CHANGING TIMES: Luke Hansen and father Drewe will work their last shifts at the News Corp Rockhampton Print Centre this week.

Picture: Pam McKay
CHANGING TIMES: Luke Hansen and father Drewe will work their last shifts at the News Corp Rockhampton Print Centre this week. Picture: Pam McKay

Mixed emotions: Father, son printers prepare for last shifts

Luke Hansen is grappling with mixed emotions.

He and his dad Drewe will work their last shifts at the News Corp Rockhampton Print Centre on Wednesday.

The presses will roll for the last time on Friday night, 14 years to the day that Luke started his printing apprenticeship at the then Quay St site.

The last print edition of The Morning Bulletin will appear on Saturday as the publication moves to a fully digital model.

Luke, 33, said it was a dramatic change but he considers himself one of the lucky ones, given he will receive a healthy redundancy package.

"I'll be happy and sad in a way," he said.

"It is sad because it is the end of an era and the newspaper was once such a huge industry.

"But I am happy because I feel like the world's at my feet now because of my redundancy; it's like I've won the Lotto.

"I'll leave with some good memories. We've had a lot of fun. You might have come into work feeling a little unhappy but you always walked out with a smile on your face."

Luke said it was incredible knowing he had a hand in delivering the daily news - and in July 2012 he was actually making it when he caught an armed assailant who had robbed a nearby pharmacy.

"The police gave me a lift into work afterwards," he said.

"I told my workmates and they thought it was a joke at first - but then we printed the story."

Luke remembers going to The Morning Bulletin office in Quay St on a school excursion in Year 2. He was also a regular visitor there because Drewe was a good friend of the then production editor.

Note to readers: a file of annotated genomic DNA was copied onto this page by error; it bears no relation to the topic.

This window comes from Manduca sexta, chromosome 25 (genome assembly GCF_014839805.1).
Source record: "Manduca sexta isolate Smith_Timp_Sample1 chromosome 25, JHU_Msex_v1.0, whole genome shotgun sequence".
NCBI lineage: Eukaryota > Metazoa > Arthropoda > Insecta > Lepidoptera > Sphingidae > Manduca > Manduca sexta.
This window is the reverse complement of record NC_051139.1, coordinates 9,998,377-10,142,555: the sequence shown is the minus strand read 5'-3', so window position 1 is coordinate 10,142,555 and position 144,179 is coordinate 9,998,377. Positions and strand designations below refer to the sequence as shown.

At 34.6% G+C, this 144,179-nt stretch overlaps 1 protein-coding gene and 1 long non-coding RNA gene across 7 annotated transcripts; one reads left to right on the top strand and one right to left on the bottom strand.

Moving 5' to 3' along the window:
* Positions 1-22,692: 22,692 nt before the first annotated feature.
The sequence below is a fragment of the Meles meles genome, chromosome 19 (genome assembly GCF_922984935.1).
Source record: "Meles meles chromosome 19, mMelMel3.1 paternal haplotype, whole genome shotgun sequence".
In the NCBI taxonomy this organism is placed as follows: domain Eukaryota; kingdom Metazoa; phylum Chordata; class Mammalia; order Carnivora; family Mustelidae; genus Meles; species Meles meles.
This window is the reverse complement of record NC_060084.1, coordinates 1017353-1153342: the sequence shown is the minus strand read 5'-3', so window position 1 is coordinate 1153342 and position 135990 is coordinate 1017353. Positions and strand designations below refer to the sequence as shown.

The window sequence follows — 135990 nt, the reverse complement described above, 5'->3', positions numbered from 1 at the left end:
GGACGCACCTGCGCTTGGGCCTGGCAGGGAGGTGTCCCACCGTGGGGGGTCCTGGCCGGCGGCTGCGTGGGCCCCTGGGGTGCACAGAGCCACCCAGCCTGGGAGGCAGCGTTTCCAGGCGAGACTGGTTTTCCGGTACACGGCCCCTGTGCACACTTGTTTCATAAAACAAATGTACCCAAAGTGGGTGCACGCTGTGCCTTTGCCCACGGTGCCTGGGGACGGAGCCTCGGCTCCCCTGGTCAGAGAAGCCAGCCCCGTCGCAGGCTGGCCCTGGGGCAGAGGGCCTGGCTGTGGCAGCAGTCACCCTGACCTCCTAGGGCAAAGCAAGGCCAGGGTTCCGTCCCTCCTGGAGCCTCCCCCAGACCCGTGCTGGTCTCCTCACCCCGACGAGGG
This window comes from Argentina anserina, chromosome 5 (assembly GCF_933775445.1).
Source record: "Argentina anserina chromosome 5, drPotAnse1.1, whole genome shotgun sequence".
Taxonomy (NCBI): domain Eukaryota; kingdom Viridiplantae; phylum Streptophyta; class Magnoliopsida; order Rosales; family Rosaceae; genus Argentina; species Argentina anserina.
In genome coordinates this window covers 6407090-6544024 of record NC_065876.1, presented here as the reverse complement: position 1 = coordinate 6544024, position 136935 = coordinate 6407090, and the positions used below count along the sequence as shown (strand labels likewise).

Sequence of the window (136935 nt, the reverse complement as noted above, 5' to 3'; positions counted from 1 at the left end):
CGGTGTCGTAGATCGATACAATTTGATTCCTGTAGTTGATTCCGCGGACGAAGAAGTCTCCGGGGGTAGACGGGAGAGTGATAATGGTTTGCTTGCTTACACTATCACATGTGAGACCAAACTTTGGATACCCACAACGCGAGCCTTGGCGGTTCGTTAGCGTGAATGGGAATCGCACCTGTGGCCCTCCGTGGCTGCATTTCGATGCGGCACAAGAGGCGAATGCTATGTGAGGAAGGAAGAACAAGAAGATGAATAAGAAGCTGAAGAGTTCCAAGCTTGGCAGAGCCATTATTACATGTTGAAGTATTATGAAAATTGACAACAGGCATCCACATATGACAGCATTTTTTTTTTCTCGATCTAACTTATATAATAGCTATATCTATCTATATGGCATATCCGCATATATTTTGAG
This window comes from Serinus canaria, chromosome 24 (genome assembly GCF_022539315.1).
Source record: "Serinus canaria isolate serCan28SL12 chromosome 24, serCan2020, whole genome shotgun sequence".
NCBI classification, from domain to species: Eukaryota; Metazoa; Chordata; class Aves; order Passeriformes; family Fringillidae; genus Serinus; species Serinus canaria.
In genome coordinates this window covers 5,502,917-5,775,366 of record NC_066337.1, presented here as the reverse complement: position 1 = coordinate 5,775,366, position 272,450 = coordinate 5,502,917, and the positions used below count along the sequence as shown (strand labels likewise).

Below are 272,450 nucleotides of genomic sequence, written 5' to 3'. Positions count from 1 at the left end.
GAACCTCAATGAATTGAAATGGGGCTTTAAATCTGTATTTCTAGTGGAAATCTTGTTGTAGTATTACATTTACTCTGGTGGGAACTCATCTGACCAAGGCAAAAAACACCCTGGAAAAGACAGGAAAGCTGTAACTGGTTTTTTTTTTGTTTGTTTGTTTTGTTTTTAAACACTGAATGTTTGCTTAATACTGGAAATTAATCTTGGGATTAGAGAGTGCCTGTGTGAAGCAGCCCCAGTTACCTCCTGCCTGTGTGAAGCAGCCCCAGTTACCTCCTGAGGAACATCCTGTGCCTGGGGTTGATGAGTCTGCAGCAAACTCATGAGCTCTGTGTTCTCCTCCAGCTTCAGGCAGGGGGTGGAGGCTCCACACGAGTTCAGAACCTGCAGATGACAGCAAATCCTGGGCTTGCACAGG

He got his start in the industry at family-owned printing businesses before the opportunity with APN (now News Corp) opened up.

"When I found out about the job and that it was printing the newspaper, I thought it would be an interesting change," Luke said.

"It was also nightwork, and I've always been a night person.

"I remember my first day was pretty boring because I was just filling out paperwork but day two I was downstairs and into the thick of it."

Several weeks before he completed his four-year apprenticeship, Drewe joined him at Rockhampton after doing stints at both the Bundaberg and Mackay print sites.

"Working with Dad has been great. We're best friends and we can just read each other's minds," he said.

One thing Luke won't miss is the post-shift wash routine to remove all the ink.

"You'd never get it all off, particularly in and around your fingernails," he said.

Luke is unsure what's next but is considering work in the mines. "I don't have to start work immediately but I'm a person who likes to keep busy," he said. "My dad and I make epoxy resin furniture so that could be some more of that in the works. I've got the travel bug but any overseas travel probably won't happen for a year or so because of the coronavirus. I'm thinking I might head north and visit friends in Townsville."

Luke said he would be not feel too sentimental come Friday night. He enjoyed the career that was and is now looking to what's ahead.

"I know that when it ticks up close to midnight on Friday, and that shift is at an end, I will be drinking a toast to all my workmates," he said.

 

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